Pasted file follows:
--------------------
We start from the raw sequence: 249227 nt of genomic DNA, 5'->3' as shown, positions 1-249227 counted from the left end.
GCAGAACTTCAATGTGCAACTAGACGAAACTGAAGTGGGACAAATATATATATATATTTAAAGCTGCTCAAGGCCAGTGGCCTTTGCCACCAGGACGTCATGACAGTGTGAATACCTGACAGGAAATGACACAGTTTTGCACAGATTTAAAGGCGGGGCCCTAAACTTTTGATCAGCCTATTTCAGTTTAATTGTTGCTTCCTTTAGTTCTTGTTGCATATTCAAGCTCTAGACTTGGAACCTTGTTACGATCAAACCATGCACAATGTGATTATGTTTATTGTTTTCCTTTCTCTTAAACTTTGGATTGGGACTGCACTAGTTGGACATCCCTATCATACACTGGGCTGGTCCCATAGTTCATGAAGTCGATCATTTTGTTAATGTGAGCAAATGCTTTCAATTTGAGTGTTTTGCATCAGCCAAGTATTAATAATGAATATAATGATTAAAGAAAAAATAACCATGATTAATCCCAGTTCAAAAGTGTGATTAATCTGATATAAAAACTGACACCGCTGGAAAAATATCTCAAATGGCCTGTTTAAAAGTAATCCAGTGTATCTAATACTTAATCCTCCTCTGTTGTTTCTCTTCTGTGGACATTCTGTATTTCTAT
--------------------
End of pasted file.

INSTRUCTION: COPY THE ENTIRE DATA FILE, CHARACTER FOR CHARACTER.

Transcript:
We start from the raw sequence: 249227 nt of genomic DNA, 5'->3' as shown, positions 1-249227 counted from the left end.
GCAGAACTTCAATGTGCAACTAGACGAAACTGAAGTGGGACAAATATATATATATATTTAAAGCTGCTCAAGGCCAGTGGCCTTTGCCACCAGGACGTCATGACAGTGTGAATACCTGACAGGAAATGACACAGTTTTGCACAGATTTAAAGGCGGGGCCCTAAACTTTTGATCAGCCTATTTCAGTTTAATTGTTGCTTCCTTTAGTTCTTGTTGCATATTCAAGCTCTAGACTTGGAACCTTGTTACGATCAAACCATGCACAATGTGATTATGTTTATTGTTTTCCTTTCTCTTAAACTTTGGATTGGGACTGCACTAGTTGGACATCCCTATCATACACTGGGCTGGTCCCATAGTTCATGAAGTCGATCATTTTGTTAATGTGAGCAAATGCTTTCAATTTGAGTGTTTTGCATCAGCCAAGTATTAATAATGAATATAATGATTAAAGAAAAAATAACCATGATTAATCCCAGTTCAAAAGTGTGATTAATCTGATATAAAAACTGACACCGCTGGAAAAATATCTCAAATGGCCTGTTTAAAAGTAATCCAGTGTATCTAATACTTAATCCTCCTCTGTTGTTTCTCTTCTGTGGACATTCTGTATTTCTAT